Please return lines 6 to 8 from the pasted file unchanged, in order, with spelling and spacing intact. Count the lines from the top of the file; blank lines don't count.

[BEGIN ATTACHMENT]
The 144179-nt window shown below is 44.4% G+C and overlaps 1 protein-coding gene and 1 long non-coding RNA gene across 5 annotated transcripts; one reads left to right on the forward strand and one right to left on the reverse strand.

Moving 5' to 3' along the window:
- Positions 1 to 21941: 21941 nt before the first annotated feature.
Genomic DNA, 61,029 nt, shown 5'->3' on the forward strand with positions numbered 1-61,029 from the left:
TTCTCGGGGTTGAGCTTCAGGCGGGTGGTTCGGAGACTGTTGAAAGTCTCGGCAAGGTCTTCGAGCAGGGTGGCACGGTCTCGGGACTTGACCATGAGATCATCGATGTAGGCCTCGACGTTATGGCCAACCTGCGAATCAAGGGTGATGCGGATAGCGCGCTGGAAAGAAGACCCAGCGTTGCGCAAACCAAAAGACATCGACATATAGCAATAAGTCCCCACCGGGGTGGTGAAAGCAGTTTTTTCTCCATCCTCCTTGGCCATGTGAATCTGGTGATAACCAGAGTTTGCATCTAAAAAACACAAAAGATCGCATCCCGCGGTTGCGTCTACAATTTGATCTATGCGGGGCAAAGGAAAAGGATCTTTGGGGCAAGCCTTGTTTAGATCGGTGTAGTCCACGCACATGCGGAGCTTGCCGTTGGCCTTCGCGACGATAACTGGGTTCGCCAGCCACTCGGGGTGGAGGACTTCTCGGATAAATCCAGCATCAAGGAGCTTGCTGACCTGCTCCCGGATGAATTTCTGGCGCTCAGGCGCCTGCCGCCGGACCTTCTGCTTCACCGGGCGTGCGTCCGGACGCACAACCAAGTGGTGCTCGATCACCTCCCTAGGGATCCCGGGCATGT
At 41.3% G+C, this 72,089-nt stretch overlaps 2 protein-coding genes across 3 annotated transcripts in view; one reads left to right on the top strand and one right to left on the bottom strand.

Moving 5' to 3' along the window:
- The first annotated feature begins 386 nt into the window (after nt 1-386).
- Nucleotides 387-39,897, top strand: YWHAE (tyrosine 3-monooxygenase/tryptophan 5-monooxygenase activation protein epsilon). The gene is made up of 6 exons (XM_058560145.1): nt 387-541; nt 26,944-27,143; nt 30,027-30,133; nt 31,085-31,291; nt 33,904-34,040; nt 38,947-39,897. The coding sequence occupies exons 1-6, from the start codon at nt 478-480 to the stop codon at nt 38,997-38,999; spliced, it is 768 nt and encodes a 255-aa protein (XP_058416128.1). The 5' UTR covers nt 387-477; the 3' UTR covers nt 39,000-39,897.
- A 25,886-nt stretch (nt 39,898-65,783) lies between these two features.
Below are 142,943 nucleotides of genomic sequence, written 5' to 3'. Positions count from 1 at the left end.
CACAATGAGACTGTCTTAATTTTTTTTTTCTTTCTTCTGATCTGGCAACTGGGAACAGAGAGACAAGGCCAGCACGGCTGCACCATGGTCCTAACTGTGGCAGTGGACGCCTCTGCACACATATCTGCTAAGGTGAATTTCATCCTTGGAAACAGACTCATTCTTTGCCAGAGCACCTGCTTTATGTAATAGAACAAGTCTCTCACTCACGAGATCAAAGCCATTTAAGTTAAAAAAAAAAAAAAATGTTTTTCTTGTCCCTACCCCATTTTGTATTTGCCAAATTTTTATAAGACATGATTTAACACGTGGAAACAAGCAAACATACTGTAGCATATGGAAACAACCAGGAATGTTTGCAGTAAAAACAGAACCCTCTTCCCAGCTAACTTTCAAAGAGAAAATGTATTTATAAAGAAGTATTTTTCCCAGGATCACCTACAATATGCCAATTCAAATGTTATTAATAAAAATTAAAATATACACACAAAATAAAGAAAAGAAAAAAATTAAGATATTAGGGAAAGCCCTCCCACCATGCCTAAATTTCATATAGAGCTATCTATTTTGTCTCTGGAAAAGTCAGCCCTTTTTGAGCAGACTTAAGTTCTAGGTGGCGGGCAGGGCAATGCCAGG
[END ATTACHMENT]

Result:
At 41.3% G+C, this 72,089-nt stretch overlaps 2 protein-coding genes across 3 annotated transcripts in view; one reads left to right on the top strand and one right to left on the bottom strand.

Moving 5' to 3' along the window:
- The first annotated feature begins 386 nt into the window (after nt 1-386).